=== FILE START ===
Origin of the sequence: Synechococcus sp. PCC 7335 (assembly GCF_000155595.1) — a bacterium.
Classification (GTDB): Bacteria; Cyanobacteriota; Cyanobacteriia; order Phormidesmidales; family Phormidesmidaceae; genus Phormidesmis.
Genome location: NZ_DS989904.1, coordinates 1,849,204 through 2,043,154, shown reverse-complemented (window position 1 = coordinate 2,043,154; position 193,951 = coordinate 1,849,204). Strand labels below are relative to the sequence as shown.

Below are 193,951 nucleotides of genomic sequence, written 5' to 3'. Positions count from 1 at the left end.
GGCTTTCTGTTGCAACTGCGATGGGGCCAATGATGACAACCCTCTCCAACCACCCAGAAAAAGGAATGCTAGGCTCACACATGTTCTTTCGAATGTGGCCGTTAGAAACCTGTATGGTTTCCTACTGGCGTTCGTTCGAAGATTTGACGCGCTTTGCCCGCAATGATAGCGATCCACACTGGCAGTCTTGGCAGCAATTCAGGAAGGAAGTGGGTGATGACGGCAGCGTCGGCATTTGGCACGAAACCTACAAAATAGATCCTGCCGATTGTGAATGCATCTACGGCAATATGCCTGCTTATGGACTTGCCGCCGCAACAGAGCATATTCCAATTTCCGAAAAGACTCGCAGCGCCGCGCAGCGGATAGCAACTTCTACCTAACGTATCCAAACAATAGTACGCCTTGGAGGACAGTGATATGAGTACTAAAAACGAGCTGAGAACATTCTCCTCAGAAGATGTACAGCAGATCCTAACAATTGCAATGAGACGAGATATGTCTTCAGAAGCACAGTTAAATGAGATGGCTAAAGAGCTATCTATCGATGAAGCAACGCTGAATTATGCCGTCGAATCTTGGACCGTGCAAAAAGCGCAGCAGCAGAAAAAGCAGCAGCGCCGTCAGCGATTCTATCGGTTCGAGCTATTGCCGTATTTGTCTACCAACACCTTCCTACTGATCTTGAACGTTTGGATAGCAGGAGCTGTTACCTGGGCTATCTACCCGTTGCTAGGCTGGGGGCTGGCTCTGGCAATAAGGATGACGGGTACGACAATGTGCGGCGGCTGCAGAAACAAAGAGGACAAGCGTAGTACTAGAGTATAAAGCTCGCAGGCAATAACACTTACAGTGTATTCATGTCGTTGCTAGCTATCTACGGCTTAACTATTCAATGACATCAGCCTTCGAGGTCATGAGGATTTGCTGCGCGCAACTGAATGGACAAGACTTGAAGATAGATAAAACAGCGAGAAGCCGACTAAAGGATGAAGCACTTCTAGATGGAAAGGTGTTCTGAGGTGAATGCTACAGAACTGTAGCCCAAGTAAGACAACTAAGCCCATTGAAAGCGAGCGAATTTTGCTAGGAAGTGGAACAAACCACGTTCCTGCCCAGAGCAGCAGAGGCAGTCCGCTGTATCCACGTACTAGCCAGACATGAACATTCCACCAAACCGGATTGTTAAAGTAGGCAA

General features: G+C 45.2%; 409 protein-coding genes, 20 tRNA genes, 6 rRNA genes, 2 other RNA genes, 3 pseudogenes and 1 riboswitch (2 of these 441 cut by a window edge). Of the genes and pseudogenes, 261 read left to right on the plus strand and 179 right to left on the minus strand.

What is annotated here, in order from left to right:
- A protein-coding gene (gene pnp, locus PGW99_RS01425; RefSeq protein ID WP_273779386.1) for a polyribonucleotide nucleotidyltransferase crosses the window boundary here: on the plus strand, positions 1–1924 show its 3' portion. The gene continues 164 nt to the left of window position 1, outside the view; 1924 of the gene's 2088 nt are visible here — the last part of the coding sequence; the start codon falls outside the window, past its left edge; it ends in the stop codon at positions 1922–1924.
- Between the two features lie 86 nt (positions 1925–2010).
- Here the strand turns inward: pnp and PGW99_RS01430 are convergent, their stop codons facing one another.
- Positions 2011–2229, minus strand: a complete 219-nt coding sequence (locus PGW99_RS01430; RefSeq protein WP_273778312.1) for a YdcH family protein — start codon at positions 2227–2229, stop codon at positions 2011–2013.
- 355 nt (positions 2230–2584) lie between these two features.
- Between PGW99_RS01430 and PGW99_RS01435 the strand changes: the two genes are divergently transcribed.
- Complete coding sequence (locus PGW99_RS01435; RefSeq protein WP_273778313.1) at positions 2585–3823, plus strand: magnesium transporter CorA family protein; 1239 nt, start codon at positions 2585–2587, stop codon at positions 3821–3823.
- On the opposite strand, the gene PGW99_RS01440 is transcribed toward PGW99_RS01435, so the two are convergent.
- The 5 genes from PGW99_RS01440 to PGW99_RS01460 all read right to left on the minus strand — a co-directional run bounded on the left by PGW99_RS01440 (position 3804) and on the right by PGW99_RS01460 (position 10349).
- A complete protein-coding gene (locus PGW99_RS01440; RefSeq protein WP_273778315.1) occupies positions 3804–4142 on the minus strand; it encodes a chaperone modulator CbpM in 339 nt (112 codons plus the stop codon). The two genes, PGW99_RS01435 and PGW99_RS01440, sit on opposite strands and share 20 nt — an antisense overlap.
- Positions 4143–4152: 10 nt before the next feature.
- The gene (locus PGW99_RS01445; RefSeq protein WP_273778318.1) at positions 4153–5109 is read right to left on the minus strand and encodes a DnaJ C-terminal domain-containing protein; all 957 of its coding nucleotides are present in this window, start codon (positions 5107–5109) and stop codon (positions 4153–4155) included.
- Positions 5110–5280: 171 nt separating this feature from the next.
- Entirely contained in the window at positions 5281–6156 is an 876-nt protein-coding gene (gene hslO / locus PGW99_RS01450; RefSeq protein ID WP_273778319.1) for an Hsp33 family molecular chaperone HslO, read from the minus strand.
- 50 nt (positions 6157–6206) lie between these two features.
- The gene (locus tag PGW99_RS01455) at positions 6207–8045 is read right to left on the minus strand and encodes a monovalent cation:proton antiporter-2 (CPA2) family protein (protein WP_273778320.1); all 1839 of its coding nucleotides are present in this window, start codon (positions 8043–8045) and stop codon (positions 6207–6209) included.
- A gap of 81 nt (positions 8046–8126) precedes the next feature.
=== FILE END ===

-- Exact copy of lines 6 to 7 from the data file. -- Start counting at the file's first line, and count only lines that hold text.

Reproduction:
General features: G+C 45.2%; 409 protein-coding genes, 20 tRNA genes, 6 rRNA genes, 2 other RNA genes, 3 pseudogenes and 1 riboswitch (2 of these 441 cut by a window edge). Of the genes and pseudogenes, 261 read left to right on the plus strand and 179 right to left on the minus strand.

What is annotated here, in order from left to right: